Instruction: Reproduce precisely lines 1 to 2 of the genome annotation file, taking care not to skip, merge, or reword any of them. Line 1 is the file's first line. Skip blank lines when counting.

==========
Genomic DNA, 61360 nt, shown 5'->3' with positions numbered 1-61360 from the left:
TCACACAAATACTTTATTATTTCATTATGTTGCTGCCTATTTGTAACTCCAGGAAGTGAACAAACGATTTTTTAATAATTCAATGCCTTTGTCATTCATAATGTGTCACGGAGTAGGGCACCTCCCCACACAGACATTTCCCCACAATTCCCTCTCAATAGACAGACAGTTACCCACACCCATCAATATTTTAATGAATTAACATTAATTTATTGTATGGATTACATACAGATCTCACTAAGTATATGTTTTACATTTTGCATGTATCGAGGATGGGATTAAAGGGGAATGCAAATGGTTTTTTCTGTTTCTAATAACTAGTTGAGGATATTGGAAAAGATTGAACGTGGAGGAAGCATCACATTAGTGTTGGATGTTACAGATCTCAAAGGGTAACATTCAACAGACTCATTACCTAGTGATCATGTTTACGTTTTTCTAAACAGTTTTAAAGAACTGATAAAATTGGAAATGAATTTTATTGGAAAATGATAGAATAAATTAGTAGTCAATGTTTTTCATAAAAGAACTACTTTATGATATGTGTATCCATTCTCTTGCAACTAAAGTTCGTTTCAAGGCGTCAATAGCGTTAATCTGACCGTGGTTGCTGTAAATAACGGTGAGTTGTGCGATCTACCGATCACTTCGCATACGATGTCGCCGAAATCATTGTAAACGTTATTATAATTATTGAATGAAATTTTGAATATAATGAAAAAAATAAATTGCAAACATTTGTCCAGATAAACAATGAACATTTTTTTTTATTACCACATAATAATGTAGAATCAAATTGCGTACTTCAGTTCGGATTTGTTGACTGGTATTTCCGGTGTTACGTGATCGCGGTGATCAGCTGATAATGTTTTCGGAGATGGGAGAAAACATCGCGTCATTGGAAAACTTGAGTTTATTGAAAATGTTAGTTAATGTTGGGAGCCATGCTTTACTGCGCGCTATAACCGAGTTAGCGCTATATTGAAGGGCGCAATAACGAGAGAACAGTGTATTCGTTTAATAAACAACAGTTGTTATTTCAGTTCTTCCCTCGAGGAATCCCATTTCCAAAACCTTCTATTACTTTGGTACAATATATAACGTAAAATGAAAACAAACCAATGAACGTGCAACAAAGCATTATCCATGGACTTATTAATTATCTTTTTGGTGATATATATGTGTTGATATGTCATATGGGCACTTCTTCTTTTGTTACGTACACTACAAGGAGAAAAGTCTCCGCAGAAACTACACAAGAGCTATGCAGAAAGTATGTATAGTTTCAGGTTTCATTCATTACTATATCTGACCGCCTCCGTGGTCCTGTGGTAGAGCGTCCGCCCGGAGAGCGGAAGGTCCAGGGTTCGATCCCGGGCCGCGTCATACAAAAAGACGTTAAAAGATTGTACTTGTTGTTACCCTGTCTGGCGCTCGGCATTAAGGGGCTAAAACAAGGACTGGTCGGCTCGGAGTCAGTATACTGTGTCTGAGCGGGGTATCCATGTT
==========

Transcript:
Genomic DNA, 61360 nt, shown 5'->3' with positions numbered 1-61360 from the left:
TCACACAAATACTTTATTATTTCATTATGTTGCTGCCTATTTGTAACTCCAGGAAGTGAACAAACGATTTTTTAATAATTCAATGCCTTTGTCATTCATAATGTGTCACGGAGTAGGGCACCTCCCCACACAGACATTTCCCCACAATTCCCTCTCAATAGACAGACAGTTACCCACACCCATCAATATTTTAATGAATTAACATTAATTTATTGTATGGATTACATACAGATCTCACTAAGTATATGTTTTACATTTTGCATGTATCGAGGATGGGATTAAAGGGGAATGCAAATGGTTTTTTCTGTTTCTAATAACTAGTTGAGGATATTGGAAAAGATTGAACGTGGAGGAAGCATCACATTAGTGTTGGATGTTACAGATCTCAAAGGGTAACATTCAACAGACTCATTACCTAGTGATCATGTTTACGTTTTTCTAAACAGTTTTAAAGAACTGATAAAATTGGAAATGAATTTTATTGGAAAATGATAGAATAAATTAGTAGTCAATGTTTTTCATAAAAGAACTACTTTATGATATGTGTATCCATTCTCTTGCAACTAAAGTTCGTTTCAAGGCGTCAATAGCGTTAATCTGACCGTGGTTGCTGTAAATAACGGTGAGTTGTGCGATCTACCGATCACTTCGCATACGATGTCGCCGAAATCATTGTAAACGTTATTATAATTATTGAATGAAATTTTGAATATAATGAAAAAAATAAATTGCAAACATTTGTCCAGATAAACAATGAACATTTTTTTTTATTACCACATAATAATGTAGAATCAAATTGCGTACTTCAGTTCGGATTTGTTGACTGGTATTTCCGGTGTTACGTGATCGCGGTGATCAGCTGATAATGTTTTCGGAGATGGGAGAAAACATCGCGTCATTGGAAAACTTGAGTTTATTGAAAATGTTAGTTAATGTTGGGAGCCATGCTTTACTGCGCGCTATAACCGAGTTAGCGCTATATTGAAGGGCGCAATAACGAGAGAACAGTGTATTCGTTTAATAAACAACAGTTGTTATTTCAGTTCTTCCCTCGAGGAATCCCATTTCCAAAACCTTCTATTACTTTGGTACAATATATAACGTAAAATGAAAACAAACCAATGAACGTGCAACAAAGCATTATCCATGGACTTATTAATTATCTTTTTGGTGATATATATGTGTTGATATGTCATATGGGCACTTCTTCTTTTGTTACGTACACTACAAGGAGAAAAGTCTCCGCAGAAACTACACAAGAGCTATGCAGAAAGTATGTATAGTTTCAGGTTTCATTCATTACTATATCTGACCGCCTCCGTGGTCCTGTGGTAGAGCGTCCGCCCGGAGAGCGGAAGGTCCAGGGTTCGATCCCGGGCCGCGTCATACAAAAAGACGTTAAAAGATTGTACTTGTTGTTACCCTGTCTGGCGCTCGGCATTAAGGGGCTAAAACAAGGACTGGTCGGCTCGGAGTCAGTATACTGTGTCTGAGCGGGGTATCCATGTT